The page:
Coping Strategy: Slowing Down my life

Slowing down has been an ongoing theme this year.  Here are some concrete reasons for my choices.

I/we want to spend time exploring our memories and experimenting with different hobbies, activities, experiences to find joy again.

joy = pleasure = happy = content = relaxed

Feeling joy in our mind is different from experiencing the sensation of joy in our body and spirit too.  All parts of me want to experience joy in mind/body/spirit together and AT THE SAME TIME without falling into triggers or panic attacks.

We’d like to experience this joy alone (amongst ourselves) and with other people too.

That means slowing down our current lifestyle to make space for big, scary changes.

choices decision doors doorway
Photo by Pixabay on Pexels.com
  • The blog stays at 1x a week.
  • Goodbye to Facebook for the final time. Pinterest & LinkedIn stay for professional and practical reasons
  • More paper books, less ebooks
  • Knitting, cooking, sewing fun
  • More activities & experiences = more built-in exercise and play time
  • Sleep, meditate, relax, and go to related meetups
  • Limit internet & computer use for existing tasks and work/job searching

I tried living in the darkness and shadows with minimal technology and a lot of “old-fashioned” methods of getting things done.  The best part about that lifestyle was learning how to “do” things without depending on machines.

I tried living in the “modern” world with its technology and emphasis on moving fast all the time.  The best part of this lifestyle was learning how to utilize technology to help me achieve my goals without depending on others to take care of me.

Now it’s time for me to find the sweet spot of lifestyle that makes me happy and continues to support my internal healing/recovery journey.  

More big changes are happening whether I want them to or not.

I can make choices now to put support systems in place and flow with the changes.  Or I can fight them until my face turns blue and I give in anyways.  Which seems better to you?

So maybe this isn’t for you.  And maybe it is.  Either way, I hope you find ways to bring more joy into your life.

Thanks for reading.

Coping Strategies: Day 94 of “365 Days of Affirmations” challenge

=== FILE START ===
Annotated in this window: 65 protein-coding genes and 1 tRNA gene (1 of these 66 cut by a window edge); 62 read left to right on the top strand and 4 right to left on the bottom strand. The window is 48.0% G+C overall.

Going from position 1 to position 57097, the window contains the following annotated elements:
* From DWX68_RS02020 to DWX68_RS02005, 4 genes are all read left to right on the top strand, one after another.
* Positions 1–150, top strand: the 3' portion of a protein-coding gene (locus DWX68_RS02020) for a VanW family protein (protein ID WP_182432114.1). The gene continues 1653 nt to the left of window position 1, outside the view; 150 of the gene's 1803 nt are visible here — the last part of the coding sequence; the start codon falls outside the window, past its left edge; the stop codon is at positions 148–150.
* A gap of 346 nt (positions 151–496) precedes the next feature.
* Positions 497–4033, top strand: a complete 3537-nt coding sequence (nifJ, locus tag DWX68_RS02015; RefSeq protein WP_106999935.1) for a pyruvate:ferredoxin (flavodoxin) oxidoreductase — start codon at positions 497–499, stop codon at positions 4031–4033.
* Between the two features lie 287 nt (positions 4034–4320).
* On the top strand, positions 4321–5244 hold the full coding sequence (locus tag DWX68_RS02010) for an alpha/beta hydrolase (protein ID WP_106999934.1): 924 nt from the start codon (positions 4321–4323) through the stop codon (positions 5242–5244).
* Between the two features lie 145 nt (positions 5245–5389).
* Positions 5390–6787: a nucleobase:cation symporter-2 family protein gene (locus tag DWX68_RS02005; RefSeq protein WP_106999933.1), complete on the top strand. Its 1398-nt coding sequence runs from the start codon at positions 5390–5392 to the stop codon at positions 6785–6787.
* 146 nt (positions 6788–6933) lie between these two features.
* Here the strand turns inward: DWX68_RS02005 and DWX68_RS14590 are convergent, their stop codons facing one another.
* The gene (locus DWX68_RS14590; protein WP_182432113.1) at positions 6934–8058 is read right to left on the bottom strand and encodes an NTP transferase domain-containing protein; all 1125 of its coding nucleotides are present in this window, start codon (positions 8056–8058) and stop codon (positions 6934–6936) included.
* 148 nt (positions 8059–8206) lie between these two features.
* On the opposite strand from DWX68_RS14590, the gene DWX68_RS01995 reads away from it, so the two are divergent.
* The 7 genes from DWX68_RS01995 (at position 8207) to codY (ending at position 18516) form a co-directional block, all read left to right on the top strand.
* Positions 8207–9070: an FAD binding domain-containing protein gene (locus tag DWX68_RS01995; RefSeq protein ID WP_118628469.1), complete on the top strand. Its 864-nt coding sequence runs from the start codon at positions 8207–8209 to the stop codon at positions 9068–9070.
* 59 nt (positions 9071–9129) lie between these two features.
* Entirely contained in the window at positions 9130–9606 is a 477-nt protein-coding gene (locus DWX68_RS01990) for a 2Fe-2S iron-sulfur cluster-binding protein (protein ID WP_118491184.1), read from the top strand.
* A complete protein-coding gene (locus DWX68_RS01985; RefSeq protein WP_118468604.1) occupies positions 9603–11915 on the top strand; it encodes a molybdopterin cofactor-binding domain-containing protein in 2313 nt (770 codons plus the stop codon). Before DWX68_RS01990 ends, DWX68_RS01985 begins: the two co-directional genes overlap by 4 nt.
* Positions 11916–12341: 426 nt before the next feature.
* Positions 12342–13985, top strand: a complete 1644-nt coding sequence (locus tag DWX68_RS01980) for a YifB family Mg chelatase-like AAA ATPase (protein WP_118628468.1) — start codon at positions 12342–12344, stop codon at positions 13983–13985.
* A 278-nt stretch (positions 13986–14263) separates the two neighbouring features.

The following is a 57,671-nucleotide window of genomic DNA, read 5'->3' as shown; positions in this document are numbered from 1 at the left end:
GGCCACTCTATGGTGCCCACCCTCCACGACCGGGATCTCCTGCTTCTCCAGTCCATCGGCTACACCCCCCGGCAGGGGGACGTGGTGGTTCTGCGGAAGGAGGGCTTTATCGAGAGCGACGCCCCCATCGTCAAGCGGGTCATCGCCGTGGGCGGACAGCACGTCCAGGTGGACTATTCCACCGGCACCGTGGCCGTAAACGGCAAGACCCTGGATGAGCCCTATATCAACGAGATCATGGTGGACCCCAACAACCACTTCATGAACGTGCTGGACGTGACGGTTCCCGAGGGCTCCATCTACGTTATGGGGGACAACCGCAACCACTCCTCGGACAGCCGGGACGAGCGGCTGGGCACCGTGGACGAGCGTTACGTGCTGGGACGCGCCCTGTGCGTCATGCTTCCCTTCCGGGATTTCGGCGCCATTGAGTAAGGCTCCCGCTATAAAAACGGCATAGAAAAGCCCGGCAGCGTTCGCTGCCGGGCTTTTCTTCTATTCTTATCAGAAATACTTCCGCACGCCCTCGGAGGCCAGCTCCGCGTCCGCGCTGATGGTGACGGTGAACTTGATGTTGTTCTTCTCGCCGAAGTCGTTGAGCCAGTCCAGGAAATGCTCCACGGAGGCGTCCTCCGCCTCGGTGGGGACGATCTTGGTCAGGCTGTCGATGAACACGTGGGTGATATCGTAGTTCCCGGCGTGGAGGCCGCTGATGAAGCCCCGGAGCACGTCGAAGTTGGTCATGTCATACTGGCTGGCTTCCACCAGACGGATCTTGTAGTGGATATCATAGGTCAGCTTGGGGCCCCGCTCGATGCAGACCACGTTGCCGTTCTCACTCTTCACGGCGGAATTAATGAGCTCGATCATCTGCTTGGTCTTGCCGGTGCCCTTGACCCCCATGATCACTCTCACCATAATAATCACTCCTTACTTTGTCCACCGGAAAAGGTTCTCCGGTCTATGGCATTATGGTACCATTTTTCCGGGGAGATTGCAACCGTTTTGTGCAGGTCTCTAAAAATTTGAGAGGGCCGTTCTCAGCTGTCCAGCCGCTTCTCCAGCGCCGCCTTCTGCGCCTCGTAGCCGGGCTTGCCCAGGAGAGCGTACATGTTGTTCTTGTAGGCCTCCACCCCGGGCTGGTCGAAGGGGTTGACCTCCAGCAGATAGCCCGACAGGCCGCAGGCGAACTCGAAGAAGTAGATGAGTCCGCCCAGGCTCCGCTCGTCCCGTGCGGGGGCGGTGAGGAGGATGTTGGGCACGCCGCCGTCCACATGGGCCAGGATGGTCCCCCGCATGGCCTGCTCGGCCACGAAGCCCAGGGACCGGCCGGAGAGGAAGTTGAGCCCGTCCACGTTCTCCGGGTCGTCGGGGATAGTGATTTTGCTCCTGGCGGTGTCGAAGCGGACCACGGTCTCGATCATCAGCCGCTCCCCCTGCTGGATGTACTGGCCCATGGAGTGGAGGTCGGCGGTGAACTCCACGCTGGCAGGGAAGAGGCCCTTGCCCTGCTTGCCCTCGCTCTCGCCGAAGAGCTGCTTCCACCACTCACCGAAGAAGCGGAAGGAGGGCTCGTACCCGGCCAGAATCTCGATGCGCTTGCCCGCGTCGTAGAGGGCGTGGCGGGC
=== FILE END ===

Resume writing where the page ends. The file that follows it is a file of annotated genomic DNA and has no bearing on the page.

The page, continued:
Background

About 3 months ago, I decided to try to write a unique affirmation every day for 365 days.  You can read about it here in this post.  Today’s featured image is an affirmation from Louise Hay whose book You Can Heal Your Life inspired me to persist on my recovery journey after my first big relapse.  Maybe it will help you too.

As a writing challenge, I was pushed to sit and put time/effort/discipline into practice on a regular basis.

As a mental health challenge, this was a way to get all parts of me to change perspective from negative or neural to positive and friendly.

As a personal challenge, this helped (and continues to help) cope with and work through fears of failure, rejection, worthlessness, and shame.

How and Why?

Writing Challenge:
My writing style (not work related) is rather undisciplined and spontaneous.  That works okay for some things like Alter Post stories and so on, but it’s not that great when I try to organize ideas and improve my skills to provide useful, concise, well-written content overall.  The discipline of having to write even a few words every day has helped a lot with organization and self-discipline for writing.

Mental Health Challenge:
Change is difficult for anyone.  For me (especially when the I is more like them, us, we, him, her) staying positive and changing our perspective about life from negative to positive is a challenge.  Cognitive Behavioral Therapy (CBT) and Action Commitment Therapy (ACT) can only do so much if the rest of me isn’t willing to put in the work.Writing at least 1 positive affirmation about my intention for the day forced everyone to think outside the box and get creative.  Imagination and curiosity always gets everyone in my system excited and willing to try something new.

Personal Challenge
Fear of failure as in stop trying because you can’t win or aren’t good enough.

Fear of rejection as in why bother because no one cares?  Anyone who finds you writing this is going to criticize and insult or make fun of you.

Fear of worthlessness (lack of confidence) and shame as in you can’t do this.  You’re not smart enough or good enough at writing to create affirmations.  You should be ashamed of yourself for thinking you can write affirmations, let alone the disciplined enough to write one every day.  You’re too lazy and irresponsible.

Those have been the thoughts, attitudes, behaviors, and voices in my head for as long as I can remember.  Most of the time, I can use coping techniques and strategies to get around them.  That’s not enough anymore.

This challenge was and is a way to use “small successes” and “determination” to keep writing the affirmations even when I miss one or more days in a row because life got in the way.

Celebrating Day 94

Today is Day 94 of the challenge.  At my lowest point, I missed writing 5 affirmations/quotes in a row.  On my best days, I wrote up to 3 affirmations and/or quotes in a day.  Some are phrases.  Some are poems.  Some are paragraphs.

All of these affirmations are unedited first drafts right now.  The first 10 or so are awful and require some revising.  But I’ve decided to be vulnerable and share some of my favorites with you.

Affirmation 94: “I love my family unconditionally and accept them as they are”

Affirmation 79: “The universe is full of friendly people.  Universe is friendly, not scary.”